Many studies have been published, but none have pooled the useful evidence available in the literature to produce guidelines and health policies promoting healthy eating styles to prevent breast cancer (BC). The present study aimed to summarize the evidence produced to date, taking a judicious, critical approach to the quality of the studies analyzed. Methods:
An umbrella review method was adopted, which is a systematic review of second-level studies, meta-analyses and literature reviews. Results:
In all, 48 studies were considered: 32 meta-analyses, 4 pooled analyses, 5 systematic reviews, and 7 qualitative reviews. A higher intake of total meat, or red or processed meats, or foods with a high glycemic index, or eggs would seem to be associated with a higher risk of BC. Some foods, such as vegetables, would seem instead to have an inverse association with BC risk. One meta-analysis revealed an inverse association between citrus fruit and mushroom consumption and BC. Some nutrients, such as calcium, folate, vitamin D, lignans and carotenoids, also seem to be inversely associated with BC risk. The evidence is still conflicting as concerns exposure to other dietary elements (e.g., polyunsaturated fatty acids, dairy foods). Conclusion:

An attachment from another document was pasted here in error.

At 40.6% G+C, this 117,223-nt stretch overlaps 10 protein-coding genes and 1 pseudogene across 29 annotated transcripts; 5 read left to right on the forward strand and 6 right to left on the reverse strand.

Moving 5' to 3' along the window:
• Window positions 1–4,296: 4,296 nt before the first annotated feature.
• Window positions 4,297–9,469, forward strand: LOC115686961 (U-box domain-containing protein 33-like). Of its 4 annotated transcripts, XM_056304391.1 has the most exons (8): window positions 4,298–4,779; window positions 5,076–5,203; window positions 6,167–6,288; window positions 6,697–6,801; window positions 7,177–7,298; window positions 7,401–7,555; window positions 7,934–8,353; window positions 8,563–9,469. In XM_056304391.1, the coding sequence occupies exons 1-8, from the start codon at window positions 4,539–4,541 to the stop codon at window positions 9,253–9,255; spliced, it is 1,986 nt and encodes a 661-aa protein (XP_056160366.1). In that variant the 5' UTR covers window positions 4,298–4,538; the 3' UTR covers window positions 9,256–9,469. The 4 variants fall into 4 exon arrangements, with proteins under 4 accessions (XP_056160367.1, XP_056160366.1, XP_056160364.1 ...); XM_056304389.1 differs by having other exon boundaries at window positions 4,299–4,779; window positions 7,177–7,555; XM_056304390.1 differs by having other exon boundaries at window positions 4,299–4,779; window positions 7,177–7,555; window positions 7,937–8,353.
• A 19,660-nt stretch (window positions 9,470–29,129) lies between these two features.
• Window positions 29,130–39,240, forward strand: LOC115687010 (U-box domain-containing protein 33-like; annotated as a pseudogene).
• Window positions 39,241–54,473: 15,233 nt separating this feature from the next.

Nutrition is one of the most modifiable aspects of people’s lifestyles and dietary choices can affect health and the risk of cancer. Overall, adhering to a healthy eating style may be associated with a significant reduction in the risk of BC.
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